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Author Topic: Orphan Lamb being hand reared - pooh problems (read only if not squeemish)  (Read 14368 times)

Pebbles

  • Joined Oct 2007
  • Central Scotland
    • Ardunan Farm
    • Facebook
Hi all

I'm looking for some help and advice.

I have a litle lamb living with me being hand reared. Her mother abandoned her straight after a difficult birth in the early evening - no amount of penning them and trying to encourage her to accept the lamb worked. The following day we tried to get a ewe who had lost her lamb to take it, but the poor lamb was headbutted so hard I worried it would be killed :(

Her name is Alice, and is as cute as can be - and soooo intellegent too! She has been fed on 'shepherdess' formula and, for the first few days, she took it well and began to last through the night without a feed.

She is now 10 days old. Her pooh has never been solid (apologies for the following graphic detail) more a loose mustard colour and at 5 days old she started to strain and whimper when passing 'solids' which came out with flecks of blood and strands of mucus. We put her on a water & glucose diet for 24 hours and at first it semed to have worked (a couple of 'normal' poohs) but she then went loose again. She began to nibble bits of grass at the farm and her poohs were still soft/ mustard but with some fibre through it.

Since day 4 I have tried to introduce her to little lamb pellets - she won't touch them (even when they are dusted with a tiny bit of formula powder) she also won't touch the water I offer her in a bowl. Last night she was whimpering and straining most of the night and is not taking as much formula as before/ as much as required on the instructions. She has also developed a huge taste for....paper!!! Newspaper, cardboard, documents, books....

She appears very 'full' and healthy - she's extremely active too, but I am getting worried about her lack of feeding, loose poohs and lack of interest in the pellets.

Has anyone had any similar experience? Any tips?

Thank you

Pebbles
Trying to be self-sufficient and raise happy, healthy animals on our smallholding at www.ardunanfarm.com

Championing local food producers around the UK at The Great British Food Hub www.thegreatbritishfoodhub.com get in touch if you want to be the person who creates a Food Hub in your community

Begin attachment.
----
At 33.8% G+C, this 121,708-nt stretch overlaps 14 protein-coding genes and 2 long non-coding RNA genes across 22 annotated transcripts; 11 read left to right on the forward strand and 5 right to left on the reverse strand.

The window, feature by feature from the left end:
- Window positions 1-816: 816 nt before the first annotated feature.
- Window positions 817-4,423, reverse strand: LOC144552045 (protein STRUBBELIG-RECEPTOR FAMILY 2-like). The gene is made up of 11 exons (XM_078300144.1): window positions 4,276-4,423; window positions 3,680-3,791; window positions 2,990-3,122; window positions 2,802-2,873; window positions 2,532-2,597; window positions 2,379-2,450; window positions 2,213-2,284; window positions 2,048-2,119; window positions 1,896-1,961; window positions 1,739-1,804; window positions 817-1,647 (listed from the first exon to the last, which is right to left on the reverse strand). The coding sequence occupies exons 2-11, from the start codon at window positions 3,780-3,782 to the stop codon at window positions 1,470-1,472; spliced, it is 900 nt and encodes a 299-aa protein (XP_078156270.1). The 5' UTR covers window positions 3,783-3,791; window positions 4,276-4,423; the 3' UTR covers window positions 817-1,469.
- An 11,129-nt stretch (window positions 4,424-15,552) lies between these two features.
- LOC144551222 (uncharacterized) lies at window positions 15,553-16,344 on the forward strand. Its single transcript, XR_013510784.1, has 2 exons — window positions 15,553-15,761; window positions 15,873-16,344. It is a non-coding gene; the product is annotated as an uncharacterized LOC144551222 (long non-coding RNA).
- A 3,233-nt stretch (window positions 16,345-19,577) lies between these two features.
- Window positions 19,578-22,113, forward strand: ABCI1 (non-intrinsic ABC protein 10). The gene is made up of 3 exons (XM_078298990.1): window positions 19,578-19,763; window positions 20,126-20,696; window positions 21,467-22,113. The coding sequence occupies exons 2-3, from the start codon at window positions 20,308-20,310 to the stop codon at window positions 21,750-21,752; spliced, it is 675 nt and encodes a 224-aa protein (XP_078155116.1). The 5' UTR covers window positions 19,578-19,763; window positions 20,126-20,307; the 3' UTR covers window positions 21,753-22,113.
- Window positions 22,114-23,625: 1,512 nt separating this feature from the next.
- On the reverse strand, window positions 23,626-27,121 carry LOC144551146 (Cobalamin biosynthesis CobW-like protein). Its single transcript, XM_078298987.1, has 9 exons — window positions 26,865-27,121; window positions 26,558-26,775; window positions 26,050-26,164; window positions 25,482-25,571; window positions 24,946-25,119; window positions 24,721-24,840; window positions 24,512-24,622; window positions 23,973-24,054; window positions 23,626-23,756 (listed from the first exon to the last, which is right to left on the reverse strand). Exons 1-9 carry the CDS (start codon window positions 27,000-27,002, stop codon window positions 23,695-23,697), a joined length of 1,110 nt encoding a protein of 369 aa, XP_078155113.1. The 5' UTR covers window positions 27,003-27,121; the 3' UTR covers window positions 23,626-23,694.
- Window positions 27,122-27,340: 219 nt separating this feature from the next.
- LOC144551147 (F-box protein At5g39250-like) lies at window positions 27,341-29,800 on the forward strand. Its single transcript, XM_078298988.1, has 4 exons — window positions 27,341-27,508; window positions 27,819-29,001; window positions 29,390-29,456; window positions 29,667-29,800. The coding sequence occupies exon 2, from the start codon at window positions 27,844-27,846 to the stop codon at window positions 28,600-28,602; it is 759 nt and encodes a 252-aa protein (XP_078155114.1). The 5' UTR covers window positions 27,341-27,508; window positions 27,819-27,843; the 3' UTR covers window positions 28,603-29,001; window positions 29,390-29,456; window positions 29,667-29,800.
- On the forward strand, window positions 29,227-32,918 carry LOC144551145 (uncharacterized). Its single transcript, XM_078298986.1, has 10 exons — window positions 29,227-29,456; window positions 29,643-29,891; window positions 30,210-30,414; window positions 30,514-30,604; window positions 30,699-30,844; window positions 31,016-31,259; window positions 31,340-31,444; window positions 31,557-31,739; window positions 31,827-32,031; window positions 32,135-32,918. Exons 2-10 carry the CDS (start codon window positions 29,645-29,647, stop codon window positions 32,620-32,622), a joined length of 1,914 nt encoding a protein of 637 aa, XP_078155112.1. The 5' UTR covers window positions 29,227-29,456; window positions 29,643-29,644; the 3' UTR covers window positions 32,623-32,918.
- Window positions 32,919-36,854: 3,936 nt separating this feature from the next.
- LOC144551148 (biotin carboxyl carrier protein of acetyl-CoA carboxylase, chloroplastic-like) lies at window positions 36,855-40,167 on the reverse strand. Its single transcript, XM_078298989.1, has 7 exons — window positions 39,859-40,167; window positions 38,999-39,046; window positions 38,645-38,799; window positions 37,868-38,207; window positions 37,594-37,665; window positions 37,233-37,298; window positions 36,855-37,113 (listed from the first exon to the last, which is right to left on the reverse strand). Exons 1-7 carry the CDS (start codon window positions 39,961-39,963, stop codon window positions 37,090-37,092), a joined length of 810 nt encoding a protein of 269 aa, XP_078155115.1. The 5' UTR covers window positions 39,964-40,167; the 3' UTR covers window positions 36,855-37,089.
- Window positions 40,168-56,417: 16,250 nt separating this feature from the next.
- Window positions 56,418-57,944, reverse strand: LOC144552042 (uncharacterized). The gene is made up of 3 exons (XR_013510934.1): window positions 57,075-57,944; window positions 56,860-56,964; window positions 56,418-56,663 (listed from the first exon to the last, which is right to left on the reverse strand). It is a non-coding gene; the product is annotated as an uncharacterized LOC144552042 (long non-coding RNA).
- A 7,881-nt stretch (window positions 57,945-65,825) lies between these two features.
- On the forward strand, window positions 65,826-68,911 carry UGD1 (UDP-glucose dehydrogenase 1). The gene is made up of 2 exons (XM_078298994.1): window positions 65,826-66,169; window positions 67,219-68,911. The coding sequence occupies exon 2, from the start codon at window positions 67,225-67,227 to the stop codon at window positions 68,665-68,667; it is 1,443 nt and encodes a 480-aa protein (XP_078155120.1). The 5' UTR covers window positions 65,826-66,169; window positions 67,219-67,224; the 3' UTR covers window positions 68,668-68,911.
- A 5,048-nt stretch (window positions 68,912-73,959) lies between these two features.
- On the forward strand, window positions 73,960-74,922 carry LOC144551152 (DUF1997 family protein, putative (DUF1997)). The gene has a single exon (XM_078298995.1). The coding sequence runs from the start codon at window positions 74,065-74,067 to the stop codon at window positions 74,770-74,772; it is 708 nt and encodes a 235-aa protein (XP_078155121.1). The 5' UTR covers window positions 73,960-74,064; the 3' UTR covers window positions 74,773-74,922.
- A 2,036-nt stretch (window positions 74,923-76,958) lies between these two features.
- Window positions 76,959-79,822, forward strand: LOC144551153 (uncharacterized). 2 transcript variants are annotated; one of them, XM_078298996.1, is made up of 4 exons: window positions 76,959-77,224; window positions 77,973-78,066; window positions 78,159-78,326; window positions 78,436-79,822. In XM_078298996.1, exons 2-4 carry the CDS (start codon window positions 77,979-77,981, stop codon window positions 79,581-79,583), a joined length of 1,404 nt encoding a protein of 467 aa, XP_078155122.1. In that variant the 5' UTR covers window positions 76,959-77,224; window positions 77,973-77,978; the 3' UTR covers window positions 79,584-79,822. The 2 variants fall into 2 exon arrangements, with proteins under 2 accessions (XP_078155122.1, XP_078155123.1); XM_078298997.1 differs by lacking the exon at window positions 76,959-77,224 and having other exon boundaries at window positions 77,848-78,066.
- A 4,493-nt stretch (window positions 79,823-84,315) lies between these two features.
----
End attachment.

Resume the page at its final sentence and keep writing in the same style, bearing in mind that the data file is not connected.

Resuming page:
Voss Electric Fence

rustyme

  • Guest
I would think there are a few on here that will have the right answer for you , but if the pooh is a mustard colour and smells sweet ? then it sounds very much like scours. Not sure how to stop that with lambs but with calves I know comfrey works very well at stopping it dead in its tracks, the scours that is not the calf....
 http://www.sheep101.info/201/diseasesa-z.html
 
if worms can be taken out of the equation ? then stress would seem a likely  cause....hope someone can help more than I can ...good luck and fingers crossed...Russ

woollyval

  • Joined Feb 2008
  • Near Bodmin, Cornwall
    • Val Grainger
Hi Pebbles

How many feeds per day and how much per feed, what breed too?
Do not let her near grass or anything green but provide her with soft sweet smelling hay as she needs to start nibbling fibre....hence the paper. As she is having milk don't worry about the water! Offer the lamb pellets. I suspect she may be having a little too much milk! Did she get enough colostrum when born? Did you milk some off her mum and feed it? That may have a bearing on long term survival. Don't worry too much and get in touch if you are worried :)
www.smallholdinginsomerset.blogspot.com
www.valgrainger.co.uk

Overall winner of the Devon Environmental Business Awards 2009

Pebbles

  • Joined Oct 2007
  • Central Scotland
    • Ardunan Farm
    • Facebook
Hi WoolyShepherd

She is on 4 feeds a day - 2 of nearly 500ml and 2 of 250ml